A lawsuit was filed Monday in the Supreme Court of the State of New York on behalf on plaintiff Harry E. French, Jr., who alleges he developed Serzone-induced hepatitis on or about December 2000 and March 2001. (A copy of the complaint is attached.)
According to the complaint, on or about January 23, 2001, the FDA again required Bristol-Myers to change the product safety label of Serzone to exclude the word “rare” from the statement in the product safety label to explain there had been “reports of liver necrosis and liver failure, in some cases leading to liver transplantation and/or death.”
As of June 2001, 109 cases of serious adverse hepatic events with a temporal relationship to Serzone therapy were reported to either Bristol-Myers or the FDA. Of these 109 cases, there were 23 cases of liver failure – 16 of which led to transplantation and/or death.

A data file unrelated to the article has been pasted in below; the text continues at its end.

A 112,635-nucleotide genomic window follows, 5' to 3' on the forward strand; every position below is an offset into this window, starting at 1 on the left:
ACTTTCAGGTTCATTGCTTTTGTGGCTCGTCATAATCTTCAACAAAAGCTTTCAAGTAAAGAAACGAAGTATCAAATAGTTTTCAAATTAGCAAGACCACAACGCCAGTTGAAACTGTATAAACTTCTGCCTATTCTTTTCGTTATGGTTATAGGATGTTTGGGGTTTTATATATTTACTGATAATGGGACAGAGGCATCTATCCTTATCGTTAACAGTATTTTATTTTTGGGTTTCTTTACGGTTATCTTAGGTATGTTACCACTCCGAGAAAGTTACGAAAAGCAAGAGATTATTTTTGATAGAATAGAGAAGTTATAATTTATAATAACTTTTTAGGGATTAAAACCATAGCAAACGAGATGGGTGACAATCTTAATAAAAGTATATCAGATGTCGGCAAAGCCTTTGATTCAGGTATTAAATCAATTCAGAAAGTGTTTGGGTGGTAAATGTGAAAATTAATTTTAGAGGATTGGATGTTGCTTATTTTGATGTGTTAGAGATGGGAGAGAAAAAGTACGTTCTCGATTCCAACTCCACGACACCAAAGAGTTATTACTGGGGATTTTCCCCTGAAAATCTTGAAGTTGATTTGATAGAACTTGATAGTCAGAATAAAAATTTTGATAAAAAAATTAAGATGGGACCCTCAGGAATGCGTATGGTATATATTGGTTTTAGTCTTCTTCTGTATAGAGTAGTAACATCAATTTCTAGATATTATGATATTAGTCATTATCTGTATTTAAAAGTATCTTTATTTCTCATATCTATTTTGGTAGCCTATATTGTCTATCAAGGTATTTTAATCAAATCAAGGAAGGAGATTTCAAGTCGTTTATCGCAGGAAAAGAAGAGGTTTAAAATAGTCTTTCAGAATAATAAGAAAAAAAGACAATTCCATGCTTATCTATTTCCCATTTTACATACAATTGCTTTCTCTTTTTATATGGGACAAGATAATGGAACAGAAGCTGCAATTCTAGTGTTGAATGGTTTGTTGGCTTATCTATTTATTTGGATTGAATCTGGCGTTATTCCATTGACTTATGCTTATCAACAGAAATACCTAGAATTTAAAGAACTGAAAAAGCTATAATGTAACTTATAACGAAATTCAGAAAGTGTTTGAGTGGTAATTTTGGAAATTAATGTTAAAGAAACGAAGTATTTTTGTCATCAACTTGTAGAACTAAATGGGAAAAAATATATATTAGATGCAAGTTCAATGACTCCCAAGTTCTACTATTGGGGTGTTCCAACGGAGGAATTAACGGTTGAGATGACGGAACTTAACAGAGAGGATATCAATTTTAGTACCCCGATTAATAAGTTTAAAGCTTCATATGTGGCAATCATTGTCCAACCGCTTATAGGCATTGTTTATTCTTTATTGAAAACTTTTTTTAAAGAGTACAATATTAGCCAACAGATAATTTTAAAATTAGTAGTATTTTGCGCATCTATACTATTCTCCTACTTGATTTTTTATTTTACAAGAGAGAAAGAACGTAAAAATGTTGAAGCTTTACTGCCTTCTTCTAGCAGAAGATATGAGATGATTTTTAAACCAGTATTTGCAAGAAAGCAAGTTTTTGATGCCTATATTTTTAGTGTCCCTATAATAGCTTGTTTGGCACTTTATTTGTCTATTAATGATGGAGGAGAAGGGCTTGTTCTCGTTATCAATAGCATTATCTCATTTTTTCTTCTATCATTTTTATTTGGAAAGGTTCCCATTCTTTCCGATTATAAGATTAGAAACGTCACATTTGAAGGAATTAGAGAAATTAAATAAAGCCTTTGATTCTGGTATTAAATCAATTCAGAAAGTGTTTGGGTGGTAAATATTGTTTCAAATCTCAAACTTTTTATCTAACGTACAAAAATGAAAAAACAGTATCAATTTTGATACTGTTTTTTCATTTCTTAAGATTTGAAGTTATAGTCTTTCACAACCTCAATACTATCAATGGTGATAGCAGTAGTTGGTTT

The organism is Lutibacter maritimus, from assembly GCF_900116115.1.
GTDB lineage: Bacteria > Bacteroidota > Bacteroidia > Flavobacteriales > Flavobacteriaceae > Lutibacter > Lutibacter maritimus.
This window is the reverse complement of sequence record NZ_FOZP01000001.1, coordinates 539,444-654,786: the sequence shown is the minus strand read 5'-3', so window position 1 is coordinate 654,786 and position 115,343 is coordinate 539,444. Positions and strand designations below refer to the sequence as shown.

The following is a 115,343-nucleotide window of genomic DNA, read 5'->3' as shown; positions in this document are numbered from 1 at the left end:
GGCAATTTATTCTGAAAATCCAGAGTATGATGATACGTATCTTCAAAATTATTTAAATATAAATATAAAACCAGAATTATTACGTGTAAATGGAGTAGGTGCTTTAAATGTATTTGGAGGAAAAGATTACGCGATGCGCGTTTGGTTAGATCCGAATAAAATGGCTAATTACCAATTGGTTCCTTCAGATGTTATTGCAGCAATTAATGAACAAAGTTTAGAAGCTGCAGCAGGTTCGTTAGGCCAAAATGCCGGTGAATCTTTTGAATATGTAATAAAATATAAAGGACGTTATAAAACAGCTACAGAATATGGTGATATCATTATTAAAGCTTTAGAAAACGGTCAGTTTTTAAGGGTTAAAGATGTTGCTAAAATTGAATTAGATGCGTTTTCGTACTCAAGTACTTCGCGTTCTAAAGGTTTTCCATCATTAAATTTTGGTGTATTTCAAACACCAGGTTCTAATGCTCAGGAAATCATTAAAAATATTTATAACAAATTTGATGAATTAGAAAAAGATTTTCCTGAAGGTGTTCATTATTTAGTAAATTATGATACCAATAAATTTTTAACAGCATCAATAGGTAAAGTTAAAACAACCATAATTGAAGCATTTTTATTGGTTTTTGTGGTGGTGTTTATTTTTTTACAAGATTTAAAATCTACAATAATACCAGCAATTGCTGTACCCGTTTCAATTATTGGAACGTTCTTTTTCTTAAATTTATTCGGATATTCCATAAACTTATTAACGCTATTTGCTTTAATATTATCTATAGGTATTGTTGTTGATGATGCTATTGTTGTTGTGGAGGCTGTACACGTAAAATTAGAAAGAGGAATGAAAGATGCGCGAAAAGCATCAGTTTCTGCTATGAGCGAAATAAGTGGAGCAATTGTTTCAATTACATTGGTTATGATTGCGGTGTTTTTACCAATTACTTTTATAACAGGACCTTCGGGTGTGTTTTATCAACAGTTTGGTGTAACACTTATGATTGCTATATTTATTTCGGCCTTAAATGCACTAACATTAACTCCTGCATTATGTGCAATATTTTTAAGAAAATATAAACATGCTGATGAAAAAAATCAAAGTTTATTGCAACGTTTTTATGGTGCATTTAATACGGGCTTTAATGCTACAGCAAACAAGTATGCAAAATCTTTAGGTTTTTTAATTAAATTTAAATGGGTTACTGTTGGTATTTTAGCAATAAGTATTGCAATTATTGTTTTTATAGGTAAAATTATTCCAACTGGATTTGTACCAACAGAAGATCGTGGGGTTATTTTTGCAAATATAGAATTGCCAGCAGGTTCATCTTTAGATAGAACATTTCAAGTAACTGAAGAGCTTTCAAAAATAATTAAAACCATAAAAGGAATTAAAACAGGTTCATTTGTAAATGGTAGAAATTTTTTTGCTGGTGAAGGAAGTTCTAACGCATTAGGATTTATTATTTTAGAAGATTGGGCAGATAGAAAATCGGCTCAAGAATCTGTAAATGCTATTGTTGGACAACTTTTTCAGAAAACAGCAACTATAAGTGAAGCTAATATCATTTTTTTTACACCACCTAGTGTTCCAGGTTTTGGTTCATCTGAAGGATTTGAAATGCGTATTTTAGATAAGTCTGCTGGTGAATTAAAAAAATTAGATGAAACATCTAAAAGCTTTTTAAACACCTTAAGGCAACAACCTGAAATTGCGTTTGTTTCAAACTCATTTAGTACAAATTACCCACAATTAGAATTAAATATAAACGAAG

Attorney Roger Smith of Beasley, Allen, Crow, Methvin, Portis & Miles in Montgomery, Alabama, who represents Mr. French, said the firm has as many as 30 to 35 cases involving Serzone. In fact, May 17, 2004, the firm filed a lawsuit against Bristol-Myers on behalf of a teenager who was prescribed Serzone when she was only 15, and subsequently suffered liver failure, underwent a liver transplant, and died at age 19.
“Needless deaths and injuries still are occurring because of Serzone having been sold in the United States market,” Smith says.
This past May, the firm’s founder, Jere Beasley, requested that Bristol-Myers recall Serzone before anyone else is harmed.
The lawsuit was filed by New York attorney Roberta Ashkin, who served as local counsel for Beasley Allen.